Prize Pack

A quick snap of the prize package that went out to our raffle winner last week. I hope she enjoys it and comes back to tell us about it!


Evidence of a Violent History

Collecting Murderabilia

I am always rather surprised to see someone with an adverse reaction to murderabilia, serial killer art, prison art etc. To me, it is no different than any other historical artifact. Collecting of letters, artwork and oddities from notorious killers is just another hobby no different in gruesome value than taxidermy. People collect everything from Nazi and Holocaust evidence, to pieces from the World Trade Center and Columbine High School. We have become a society so numbed by constant exposure, holding authentic artifacts from some of the country's biggest tragedies can help to connect us emotionally to the trauma our brothers and sisters who are affected are feeling. It can also be a way to keep the victims of these tragedies forever in the public eye.

Wanting to hold, experience, and even own some inanimate object from a crime scene, tragedy, or disaster is not as strange as it sounds. In fact, it is a thriving industry. Conventions, seminars, and lectures are held all over the country on the subject. People gather to trade, buy, and sell this notorious merchandise. There are a bevy of online boutiques and auction houses dedicated to selling peculiarities like letters from killers, drawings, paintings, and artwork from various murderers, rapists and terrorists.

Andrew Dodge is a Washington native who owns True Crime Auction House.
True Crime Auction House is a website and gaggle of Facebook and Insta pages dedicated to showcasing murderabilia as well as all sorts of grisly wet specimens like stillborn pups. He graciously gave The Woman Condemned an exclusive interview.

Q. How did you get into it (true crime/murderabilia sales) and who was your first?

It all goes back to when I was a young kid. I was raised on horror movies. I've always been fascinated with history, dark history to be exact. I'm a history buff and nerd, I've always been interested in fascinated with serial killers as early as 12 as I can remember. It started with watching horror movies, then reading true crime watching true crime documentaries and movies. Researching dozens and dozens of serial killers. I only learned about murderabilia when I was 19, and thought it was not only creepy but cool in a cringe-worthy way.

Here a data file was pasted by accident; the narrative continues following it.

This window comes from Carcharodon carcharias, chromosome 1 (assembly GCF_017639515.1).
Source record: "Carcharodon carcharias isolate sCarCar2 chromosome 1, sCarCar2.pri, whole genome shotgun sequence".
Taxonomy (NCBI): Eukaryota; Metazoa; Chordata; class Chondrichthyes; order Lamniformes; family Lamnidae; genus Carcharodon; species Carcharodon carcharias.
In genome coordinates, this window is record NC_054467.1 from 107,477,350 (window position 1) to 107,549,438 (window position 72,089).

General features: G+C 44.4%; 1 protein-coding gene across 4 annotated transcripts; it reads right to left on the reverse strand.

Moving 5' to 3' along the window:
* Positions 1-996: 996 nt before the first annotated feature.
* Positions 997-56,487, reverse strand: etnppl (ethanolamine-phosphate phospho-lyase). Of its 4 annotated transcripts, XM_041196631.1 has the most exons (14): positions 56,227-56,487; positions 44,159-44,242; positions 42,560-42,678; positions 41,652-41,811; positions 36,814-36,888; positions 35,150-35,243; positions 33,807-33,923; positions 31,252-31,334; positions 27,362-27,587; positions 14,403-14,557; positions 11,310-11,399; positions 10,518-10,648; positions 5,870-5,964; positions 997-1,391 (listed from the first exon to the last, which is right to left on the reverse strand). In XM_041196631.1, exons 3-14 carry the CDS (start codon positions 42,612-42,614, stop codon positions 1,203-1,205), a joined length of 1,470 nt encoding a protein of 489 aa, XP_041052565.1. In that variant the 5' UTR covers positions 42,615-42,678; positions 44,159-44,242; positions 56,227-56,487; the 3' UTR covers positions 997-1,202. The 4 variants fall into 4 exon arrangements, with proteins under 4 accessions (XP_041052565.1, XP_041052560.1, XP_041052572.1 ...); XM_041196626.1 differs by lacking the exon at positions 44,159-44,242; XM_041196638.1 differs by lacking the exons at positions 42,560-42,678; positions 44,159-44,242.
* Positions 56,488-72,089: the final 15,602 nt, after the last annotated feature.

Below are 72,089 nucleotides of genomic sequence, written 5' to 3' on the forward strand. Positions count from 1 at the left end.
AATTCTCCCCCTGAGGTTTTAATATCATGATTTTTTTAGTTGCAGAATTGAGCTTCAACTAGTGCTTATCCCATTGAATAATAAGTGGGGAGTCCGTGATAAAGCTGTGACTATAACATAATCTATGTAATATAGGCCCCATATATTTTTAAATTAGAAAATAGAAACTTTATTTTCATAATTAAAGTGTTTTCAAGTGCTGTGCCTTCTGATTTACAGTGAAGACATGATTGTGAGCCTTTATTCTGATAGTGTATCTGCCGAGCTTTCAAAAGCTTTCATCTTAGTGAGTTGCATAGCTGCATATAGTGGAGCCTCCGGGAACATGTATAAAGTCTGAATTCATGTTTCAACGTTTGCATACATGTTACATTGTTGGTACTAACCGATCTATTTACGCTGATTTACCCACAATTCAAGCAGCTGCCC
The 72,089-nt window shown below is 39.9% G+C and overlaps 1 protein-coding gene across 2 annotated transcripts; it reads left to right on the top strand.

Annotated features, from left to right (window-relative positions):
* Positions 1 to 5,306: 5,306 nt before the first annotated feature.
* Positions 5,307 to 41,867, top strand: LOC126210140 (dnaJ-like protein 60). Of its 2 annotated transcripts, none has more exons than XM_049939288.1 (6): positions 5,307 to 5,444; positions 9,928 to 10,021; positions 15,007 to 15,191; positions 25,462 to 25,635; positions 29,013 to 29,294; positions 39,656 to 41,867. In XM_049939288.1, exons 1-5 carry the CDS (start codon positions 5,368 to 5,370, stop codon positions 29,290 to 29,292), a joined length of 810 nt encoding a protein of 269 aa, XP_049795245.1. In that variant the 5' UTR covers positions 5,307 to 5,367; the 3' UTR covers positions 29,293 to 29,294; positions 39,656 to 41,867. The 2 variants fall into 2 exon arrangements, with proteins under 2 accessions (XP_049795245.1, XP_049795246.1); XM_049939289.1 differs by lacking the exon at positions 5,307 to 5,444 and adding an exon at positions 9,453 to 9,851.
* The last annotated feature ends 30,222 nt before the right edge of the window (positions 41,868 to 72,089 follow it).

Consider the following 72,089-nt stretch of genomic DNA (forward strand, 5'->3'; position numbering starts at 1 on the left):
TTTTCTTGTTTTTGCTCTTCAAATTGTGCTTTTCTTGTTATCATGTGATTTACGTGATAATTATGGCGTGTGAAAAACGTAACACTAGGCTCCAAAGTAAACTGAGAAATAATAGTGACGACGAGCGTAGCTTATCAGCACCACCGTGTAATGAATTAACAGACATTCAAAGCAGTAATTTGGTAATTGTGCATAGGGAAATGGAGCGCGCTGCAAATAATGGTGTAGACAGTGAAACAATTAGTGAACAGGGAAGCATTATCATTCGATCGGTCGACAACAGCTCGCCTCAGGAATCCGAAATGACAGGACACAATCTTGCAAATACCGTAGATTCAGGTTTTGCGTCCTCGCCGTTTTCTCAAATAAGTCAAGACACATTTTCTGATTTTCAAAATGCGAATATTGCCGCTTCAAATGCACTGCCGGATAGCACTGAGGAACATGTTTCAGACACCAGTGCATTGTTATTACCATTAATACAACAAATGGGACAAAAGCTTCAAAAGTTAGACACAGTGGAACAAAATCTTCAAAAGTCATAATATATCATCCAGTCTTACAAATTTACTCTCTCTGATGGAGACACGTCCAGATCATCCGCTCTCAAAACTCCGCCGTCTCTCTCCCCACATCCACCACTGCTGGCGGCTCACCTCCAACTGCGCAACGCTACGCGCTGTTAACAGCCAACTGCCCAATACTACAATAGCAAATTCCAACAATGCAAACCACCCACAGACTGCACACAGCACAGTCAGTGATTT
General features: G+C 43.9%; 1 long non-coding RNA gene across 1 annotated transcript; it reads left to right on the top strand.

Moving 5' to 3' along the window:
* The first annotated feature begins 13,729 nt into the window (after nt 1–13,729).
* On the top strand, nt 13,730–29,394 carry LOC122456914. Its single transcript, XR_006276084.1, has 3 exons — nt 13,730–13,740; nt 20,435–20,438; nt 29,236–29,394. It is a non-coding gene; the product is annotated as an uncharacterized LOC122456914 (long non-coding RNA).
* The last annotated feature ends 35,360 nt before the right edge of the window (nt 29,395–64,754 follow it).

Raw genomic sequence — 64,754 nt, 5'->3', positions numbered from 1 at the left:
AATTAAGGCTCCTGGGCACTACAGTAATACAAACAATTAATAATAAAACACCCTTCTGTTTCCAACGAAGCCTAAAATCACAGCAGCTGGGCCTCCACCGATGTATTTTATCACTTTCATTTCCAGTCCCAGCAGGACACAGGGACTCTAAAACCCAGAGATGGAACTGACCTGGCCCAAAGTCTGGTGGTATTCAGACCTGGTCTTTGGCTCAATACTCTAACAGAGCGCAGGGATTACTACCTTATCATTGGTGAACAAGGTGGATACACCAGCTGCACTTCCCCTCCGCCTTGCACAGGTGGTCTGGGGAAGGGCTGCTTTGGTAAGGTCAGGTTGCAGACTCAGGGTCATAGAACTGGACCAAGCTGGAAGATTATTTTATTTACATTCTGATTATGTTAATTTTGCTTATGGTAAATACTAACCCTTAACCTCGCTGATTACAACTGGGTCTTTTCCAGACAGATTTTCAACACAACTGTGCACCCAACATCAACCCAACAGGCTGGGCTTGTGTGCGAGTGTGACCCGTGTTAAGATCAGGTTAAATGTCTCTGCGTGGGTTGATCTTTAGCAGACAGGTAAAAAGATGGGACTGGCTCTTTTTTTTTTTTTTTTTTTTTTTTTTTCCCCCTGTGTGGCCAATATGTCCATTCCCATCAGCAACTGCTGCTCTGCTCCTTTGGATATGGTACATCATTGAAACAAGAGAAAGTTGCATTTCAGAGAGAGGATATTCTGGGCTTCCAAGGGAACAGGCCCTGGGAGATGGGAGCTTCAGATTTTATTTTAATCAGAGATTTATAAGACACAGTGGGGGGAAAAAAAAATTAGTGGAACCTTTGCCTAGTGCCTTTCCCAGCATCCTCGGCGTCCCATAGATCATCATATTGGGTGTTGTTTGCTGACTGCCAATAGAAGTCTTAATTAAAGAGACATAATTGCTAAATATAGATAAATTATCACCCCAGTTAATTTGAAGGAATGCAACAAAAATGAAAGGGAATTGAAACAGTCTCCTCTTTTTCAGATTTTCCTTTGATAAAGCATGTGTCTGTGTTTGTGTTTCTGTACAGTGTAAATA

The first case that really interested me was Jeffrey Dahmer. It amazed me at how this man had body parts and his fridge essentially all over his house, and he could keep a calm cool composure like it was just a normal thing, that he integrated into his life.

When I was 19 years old, I decided I would reach out and attempt to write a serial killer. I figured, I won't get a response but it'll be fun to try. About two and a half weeks later, I get a letter back from Phillip Jablonski, he was the first person I ever wrote and got a response from. to this day, I still talk with jJblonski weekly. Ever since then, I've corresponded with at least 300 convicted murderers and infamous criminals worldwide. I established my website in 2015, which is True Crime Auction House. my first actual prison visit was in 2011, with convicted Washington state mass murderer, Isaac Zamora. 

Q. Do you ever feel guilty/bad for what you do?

Do I feel bad about selling Murderabilia? No. Do I feel bad for the victims? Yes. I will always have sympathy and empathy for crime victims, no matter the case no matter the circumstances. I see nothing wrong with selling off my personal property, that I receive over time. I am certainly not rubbing what I sell in other people's faces, my website and/or murderabilia Facebook groups I run, aren't the easiest to locate if you don't know what to search for. The media does, on a large scale, what I do on a very small scale, financially speaking. I make it aware to people that I am an advocate for inmates, more than half of the money that I make from selling products, goes right back out to helping inmates whether it be food, clothing packages, stamps or even helping their family out. Ive also used the money to donate to disaster relief funds. 

Q. What's the most interesting case for you and why?

 The most interesting case to me is Jack Spillman out of Washington State. Although Spillman is only convicted of three murders, the crimes are so atrocious and so demented, it's almost straight out of a horror movie. Spillman is convicted of the murder of a mother her daughter and another little girl. He removed the genitalia from the two children, and put them and their mouths and then positioned the bodies in provocative positions.


Contest Winner

We have a contest winner. I want to thank everyone who participated, There were more entries than I expected. I hope our winner will come by and share her thoughts on her prize. I will be running another give away in about 2 weeks. I think its going to be a lot of fun. I hope you will keep reading, and come by to participate.


Killer Letter Give-Away

I don't know if you know this, dear reader, but I have been writing this blog for approximately 12 years (maybe 15, I cant really remember). I had been writing to women on death row for years before that. As you can imagine, I have collected more than my fair share of unusual memorabilia such as letters, artwork, poetry, prison recipes, jokes, gossip, complaints, origami, and all manner of crafts. I also have a few locks of hair, handprints, and it just gets weirder from there.

Women on Death Row